Maybe It’s Time For The Company Retreat

Posted: April 9th, 2009

I don’t know if you had a job in the past where maybe once or twice a year, your employer would take you to a remote location for a little R & R over a weekend. What usually happens is that it creates a nice relaxing setting for bonding and to hold a meeting or two on ways to improve company performance.

I’ll admit, I never worked for a company like this and probably most of you never have either. Usually these companies are small enough where they can send everyone on their own dime. The concept of the company retreat, though, is important even to freelancers who work the solo gig.

I recently had a little down time in between projects and decided it was a good timeĀ  to relax and regroup, but more importantly, really give some thought into my freelancing business. It is important to grow your own business as a freelancer but, too often, we are so caught up with our work that we really don’t give this too much thought. Here are some of the things I went over with my own business and recommend that you do with your own:

Write down the things you want to change

Do you want to earn more money? Maybe you would like to find ways to save time on certain tasks such as accounting. Write down a list of these and note the top five you want to change the most.

Write down a plan of action on implementing these changes

For the top five changes you listed above, write down a specific plan of action on how you will act on each change. For instance, dedicate more time to searching job boards or making cold calls to clients if you want to earn more money. Maybe search for services that can ease the workload for other administrative tasks to free up time for your normal work.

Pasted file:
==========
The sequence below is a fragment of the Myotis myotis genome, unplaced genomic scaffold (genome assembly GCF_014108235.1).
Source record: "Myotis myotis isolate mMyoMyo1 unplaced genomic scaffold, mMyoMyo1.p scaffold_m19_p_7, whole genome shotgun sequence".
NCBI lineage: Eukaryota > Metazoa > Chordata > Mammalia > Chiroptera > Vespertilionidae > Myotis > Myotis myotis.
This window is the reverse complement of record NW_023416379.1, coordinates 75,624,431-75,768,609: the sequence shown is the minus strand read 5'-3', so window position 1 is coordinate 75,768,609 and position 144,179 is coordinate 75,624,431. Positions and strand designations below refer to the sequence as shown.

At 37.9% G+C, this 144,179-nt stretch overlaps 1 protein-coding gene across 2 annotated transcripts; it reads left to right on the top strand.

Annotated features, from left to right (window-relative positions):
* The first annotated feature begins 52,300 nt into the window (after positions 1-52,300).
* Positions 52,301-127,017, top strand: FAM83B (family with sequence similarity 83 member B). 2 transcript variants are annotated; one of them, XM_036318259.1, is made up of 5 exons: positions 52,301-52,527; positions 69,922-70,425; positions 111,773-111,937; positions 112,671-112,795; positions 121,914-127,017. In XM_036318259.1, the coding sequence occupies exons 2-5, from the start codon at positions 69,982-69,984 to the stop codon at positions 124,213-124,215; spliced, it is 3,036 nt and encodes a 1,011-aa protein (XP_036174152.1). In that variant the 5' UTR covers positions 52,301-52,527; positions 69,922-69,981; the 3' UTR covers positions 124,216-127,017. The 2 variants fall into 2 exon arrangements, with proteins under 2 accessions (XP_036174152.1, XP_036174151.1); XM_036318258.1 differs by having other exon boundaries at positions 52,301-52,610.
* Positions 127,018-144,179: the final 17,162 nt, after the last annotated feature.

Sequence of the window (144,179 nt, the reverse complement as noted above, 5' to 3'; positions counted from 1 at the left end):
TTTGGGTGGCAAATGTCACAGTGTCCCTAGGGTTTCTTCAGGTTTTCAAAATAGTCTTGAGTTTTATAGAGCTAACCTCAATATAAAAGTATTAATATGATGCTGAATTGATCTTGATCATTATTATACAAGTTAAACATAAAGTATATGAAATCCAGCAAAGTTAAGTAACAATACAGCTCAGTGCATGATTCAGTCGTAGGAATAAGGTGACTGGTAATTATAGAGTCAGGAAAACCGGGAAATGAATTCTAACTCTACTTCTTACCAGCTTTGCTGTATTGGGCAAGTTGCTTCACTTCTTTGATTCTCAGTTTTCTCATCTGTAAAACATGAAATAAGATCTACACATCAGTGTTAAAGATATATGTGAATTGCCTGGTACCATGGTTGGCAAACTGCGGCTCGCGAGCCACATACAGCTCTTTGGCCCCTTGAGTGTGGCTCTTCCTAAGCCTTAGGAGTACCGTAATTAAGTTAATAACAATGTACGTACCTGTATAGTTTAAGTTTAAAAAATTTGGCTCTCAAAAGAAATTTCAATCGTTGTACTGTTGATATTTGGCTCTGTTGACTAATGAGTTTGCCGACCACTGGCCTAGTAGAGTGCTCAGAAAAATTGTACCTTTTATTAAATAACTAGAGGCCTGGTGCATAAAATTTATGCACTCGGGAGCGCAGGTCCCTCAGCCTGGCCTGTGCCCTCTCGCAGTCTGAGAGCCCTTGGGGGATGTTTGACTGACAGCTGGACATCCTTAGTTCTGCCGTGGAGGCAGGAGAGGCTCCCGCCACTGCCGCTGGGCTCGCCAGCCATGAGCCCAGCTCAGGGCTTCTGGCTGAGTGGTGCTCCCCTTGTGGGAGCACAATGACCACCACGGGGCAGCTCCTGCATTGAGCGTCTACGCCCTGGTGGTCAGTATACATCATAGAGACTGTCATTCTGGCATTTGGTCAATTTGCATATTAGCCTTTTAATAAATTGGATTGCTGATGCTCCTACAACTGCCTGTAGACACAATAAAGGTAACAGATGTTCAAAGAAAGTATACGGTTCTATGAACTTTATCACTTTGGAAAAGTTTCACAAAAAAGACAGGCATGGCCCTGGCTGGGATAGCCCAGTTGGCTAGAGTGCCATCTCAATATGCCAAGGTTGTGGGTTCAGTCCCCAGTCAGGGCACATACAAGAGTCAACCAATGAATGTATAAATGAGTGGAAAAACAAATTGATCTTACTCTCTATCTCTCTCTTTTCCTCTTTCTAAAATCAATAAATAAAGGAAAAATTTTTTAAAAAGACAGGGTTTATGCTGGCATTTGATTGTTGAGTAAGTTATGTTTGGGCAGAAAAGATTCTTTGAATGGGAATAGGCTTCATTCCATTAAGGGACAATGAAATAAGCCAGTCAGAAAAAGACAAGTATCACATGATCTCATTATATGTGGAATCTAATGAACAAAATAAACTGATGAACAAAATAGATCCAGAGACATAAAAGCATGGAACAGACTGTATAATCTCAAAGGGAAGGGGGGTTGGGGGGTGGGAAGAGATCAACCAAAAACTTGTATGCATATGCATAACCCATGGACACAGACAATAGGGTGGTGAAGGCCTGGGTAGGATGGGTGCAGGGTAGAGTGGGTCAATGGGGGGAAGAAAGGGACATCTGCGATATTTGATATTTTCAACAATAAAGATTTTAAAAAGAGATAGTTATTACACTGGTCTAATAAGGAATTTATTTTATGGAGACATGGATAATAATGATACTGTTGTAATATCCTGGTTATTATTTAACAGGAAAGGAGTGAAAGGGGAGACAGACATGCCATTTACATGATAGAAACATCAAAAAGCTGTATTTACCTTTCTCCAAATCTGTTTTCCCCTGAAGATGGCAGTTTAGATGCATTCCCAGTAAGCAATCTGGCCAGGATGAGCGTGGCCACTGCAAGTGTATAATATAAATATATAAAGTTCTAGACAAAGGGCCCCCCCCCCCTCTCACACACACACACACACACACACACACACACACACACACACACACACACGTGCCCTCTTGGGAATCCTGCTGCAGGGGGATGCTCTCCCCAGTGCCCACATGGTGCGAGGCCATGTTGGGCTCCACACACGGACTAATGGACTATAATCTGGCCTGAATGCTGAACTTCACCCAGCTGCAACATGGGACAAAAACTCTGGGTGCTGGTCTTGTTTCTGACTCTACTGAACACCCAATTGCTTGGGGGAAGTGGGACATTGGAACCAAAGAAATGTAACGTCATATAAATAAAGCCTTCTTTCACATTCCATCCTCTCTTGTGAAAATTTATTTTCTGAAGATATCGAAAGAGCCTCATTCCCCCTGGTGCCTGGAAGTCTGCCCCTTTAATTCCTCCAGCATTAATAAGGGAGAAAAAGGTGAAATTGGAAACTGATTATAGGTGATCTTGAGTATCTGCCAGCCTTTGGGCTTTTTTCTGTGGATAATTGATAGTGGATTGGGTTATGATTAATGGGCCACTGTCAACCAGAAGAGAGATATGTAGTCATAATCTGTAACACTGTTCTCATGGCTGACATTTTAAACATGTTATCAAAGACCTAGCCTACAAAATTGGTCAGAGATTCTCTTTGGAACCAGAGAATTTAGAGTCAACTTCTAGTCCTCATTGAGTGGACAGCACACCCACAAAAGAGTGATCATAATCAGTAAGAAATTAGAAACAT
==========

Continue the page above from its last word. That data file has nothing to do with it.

Note that keeping the list of changes down to five or less keeps it at a manageable level. Any more and you risk overwhelming yourself to the point where they are not worth tackling at all… and nothing changes.

The key here is to be very specific on what you will do. Create a schedule and pencil in the times you will set aside for these, if you have to. This is very important since we always make lists of what we want to do, but acting on them is becomes another story.

Act on those changes

Now that you have a plan of action, the most important thing is to commit and act on them. Don’t treat these like the annual New Year’s resolutions (unless you always triumph through these). As humans we are naturally resistant to change, but as freelancers, we need change to grow in our careers so keep this in mind.

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While I didn’t quite get away to that remote location. I found at least taking a timeout for a day or two from your work is extremely productive in helping your freelance business grow and prosper. I’d recommend taking a cue from the small companies and do this on some beach or in the middle of the woods though.

More on the author, Johnny Spence
Johnny is the founder of The Freelance Rant and a freelance web programmer with 8 years in the business. Have a visit at his company Oscarrr!web or see what he's up to on Twitter.

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